08/22/2016 05:57 EDT | Updated 08/22/2016 05:59 EDT

No Band Can Bring A Country Together Like The Tragically Hip

Kevin Light / Reuters
Tragically Hip lead singer Gord Downie performs with band members Paul Langlois, Gord Sinclair, Johnny Fay and Rob Baker at the Save-on-Foods Memorial Centre to kick off the band's latest "Man Machine Poem" tour in light of Downie's brain cancer diagnosis, in Victoria, B.C., Canada July 22, 2016. REUTERS/Kevin Light

There aren't many bands in the world that could bring together an entire country to the degree that The Tragically Hip did on the final stop of its Man Machine Poem Tour.

Certainly, there are bands that are more famous, have sold more albums and put on bigger shows, but you'd be hard-pressed to find one that captured a country's attention -- at least 11.7 million of us, according to CBC -- like The Hip did that night in Kingston.

For several hours, everything seemed to stop. Nothing else seemed to matter. TVs, radios and streaming devices across the country were tuned into the CBC's presentation of The Tragically Hip: A National Celebration to watch Canada's band play what was likely their final concert. Even CBC's coverage of the Olympics paused and Canadian athletes in Rio gathered to watch the show in the Olympic village.

It was a special night and it truly was a national celebration. It's the kind of thing that makes you feel proud to be Canadian.

The night of The Hip's final tour stop also proved their legacy is bigger than Canada.

Prime Minister Justin Trudeau told CBC host Ron Maclean prior to the show that the band is "anchored in Canada" through their lyrics and music.

Indeed, they are the definition of what it means to be Canadian. Their lyrics reference issues, historic events, landmarks, people and pastimes that touch nearly every province and territory. Downie's on-stage rants often do so as well, as evidenced in his First Nations commentary during the CBC broadcast.

They've influenced many of today's great Canadian artists and musicians. They've touched the lives of many and their fanbase has spanned generations. Whether you're into indie rock, punk rock, metal, pop, hip-hop or country, you like or at the very least have an appreciation for their music and what they've done for Canada. Hell, Stats Canada says 46 per cent of Canadians have learned more about our country's history from The Hip than they have in school.

A photo posted by Jeff Blay (@jeffblay) on

While this is all true, the night of The Hip's final tour stop also proved their legacy is bigger than Canada. It showed the world how powerful music can be and how entrenched The Tragically Hip are in Canadian culture. Pearl Jam's Eddie Vedder mentioned Gord and The Hip during their set the very same night. U.S. outlets like the New York Times, the New Yorker, BBC, Pitchfork and Rolling Stone all wrote about it.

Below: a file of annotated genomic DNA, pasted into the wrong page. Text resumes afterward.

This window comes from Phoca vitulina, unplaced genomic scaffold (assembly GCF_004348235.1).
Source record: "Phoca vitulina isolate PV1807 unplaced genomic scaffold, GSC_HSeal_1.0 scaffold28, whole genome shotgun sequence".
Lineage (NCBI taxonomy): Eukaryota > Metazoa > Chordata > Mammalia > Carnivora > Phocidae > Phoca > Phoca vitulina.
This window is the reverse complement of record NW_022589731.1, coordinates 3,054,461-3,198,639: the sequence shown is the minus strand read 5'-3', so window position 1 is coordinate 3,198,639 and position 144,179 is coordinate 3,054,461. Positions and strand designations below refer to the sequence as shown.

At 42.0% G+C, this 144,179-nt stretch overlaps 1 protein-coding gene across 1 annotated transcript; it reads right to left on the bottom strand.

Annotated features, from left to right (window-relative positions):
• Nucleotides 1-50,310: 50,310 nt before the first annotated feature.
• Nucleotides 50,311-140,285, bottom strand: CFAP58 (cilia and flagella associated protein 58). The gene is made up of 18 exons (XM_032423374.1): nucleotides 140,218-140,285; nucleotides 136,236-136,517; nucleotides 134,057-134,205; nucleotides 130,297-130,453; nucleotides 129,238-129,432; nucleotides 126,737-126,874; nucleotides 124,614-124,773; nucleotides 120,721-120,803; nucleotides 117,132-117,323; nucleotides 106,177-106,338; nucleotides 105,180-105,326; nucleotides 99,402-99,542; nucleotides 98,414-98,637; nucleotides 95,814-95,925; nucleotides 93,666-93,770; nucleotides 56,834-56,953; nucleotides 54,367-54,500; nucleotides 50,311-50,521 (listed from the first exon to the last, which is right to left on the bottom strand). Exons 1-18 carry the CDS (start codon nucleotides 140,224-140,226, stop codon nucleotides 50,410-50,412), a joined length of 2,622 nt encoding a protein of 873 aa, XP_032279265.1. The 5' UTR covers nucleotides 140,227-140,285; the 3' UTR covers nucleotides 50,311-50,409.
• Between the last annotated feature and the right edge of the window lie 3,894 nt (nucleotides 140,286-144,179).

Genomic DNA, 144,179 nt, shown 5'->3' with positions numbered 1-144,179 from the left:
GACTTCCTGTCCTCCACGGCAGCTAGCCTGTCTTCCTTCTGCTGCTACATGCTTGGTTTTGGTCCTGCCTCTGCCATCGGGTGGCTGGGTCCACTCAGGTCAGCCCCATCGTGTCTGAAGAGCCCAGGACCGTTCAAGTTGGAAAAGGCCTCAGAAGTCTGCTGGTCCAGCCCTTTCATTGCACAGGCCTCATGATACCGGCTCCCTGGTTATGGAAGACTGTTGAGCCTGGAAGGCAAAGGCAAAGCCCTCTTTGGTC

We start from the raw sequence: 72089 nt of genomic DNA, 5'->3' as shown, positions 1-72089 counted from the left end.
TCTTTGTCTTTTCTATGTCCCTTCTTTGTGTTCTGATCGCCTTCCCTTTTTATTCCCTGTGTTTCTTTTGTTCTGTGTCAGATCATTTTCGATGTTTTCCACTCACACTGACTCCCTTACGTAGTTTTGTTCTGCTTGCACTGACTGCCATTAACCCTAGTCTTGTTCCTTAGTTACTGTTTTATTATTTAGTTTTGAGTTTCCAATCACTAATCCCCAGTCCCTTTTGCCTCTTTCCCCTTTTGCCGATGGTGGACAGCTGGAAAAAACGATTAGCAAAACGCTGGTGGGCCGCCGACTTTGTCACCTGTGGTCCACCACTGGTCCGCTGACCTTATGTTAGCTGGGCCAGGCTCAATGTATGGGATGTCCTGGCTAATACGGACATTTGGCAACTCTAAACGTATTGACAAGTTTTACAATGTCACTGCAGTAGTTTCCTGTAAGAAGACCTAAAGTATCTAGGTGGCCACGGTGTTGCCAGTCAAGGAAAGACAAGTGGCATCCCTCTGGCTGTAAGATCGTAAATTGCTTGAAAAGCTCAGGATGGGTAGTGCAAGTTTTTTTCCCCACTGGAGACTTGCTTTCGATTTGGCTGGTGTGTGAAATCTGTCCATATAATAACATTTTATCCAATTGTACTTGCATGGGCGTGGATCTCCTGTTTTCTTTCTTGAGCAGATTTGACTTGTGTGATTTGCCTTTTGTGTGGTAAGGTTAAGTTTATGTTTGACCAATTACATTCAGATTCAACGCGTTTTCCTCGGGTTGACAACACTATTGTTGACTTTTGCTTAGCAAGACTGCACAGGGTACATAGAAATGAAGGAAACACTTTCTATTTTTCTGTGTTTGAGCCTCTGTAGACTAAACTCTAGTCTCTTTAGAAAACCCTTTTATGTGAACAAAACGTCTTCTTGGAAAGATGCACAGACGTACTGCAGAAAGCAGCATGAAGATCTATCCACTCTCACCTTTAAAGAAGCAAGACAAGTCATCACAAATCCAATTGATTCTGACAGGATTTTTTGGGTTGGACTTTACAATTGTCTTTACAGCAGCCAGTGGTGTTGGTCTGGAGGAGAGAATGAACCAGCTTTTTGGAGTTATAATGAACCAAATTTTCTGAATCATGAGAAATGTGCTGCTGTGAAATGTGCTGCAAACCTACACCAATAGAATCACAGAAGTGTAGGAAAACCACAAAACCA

If it wasn't already, The Hip's legacy as the most influential band in Canadian history is now firmly cemented.

Watching the concert on CBC on a big screen in Toronto's Distillery District, I couldn't help but feel emotional about the whole thing. The realization set in the moment Gord Downie walked on stage with his feathered hat, metallic suit and Jaws T-shirt, that this could be the final time we get to see The Hip play live.

Throughout the show, I was on many occasions overcome by sadness, happiness, anger and energy all at once. It was one of the most intense moments I've ever experienced in music -- and I wasn't even there in person. It was the first time a concert drew me to tears. At many times, others around me were wiping theirs away, too. It was a beautiful experience, and it speaks volumes to how meaningful the band and their music are to Canadians.

Gord's words between songs and sets, his apparent attempt at holding back tears as the band played Grace, Too, and the final bow the band gave the crowd after its third encore were all emotional moments I'm sure anyone who watched the show will never forget. But for me, the most difficult point was during the rendition of Scared, when Gord belted out lyrics that align all too familiarly with his current situation:

You made me scared, you did what you set out to do.

And I'm not prepared, you really had me going there for a minute or two.

He said, you made me scared too, I wasn't sure I was getting through.

I got to go, it's been a pleasure doing business with you.

Whether or not the Kingston show was indeed the last we'll ever see the band play, there's no doubt they will always have a special place in the hearts of Canadians. Luckily for us, through their music, they will live forever.

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Tragically Hip "Man Machine Poem" Tour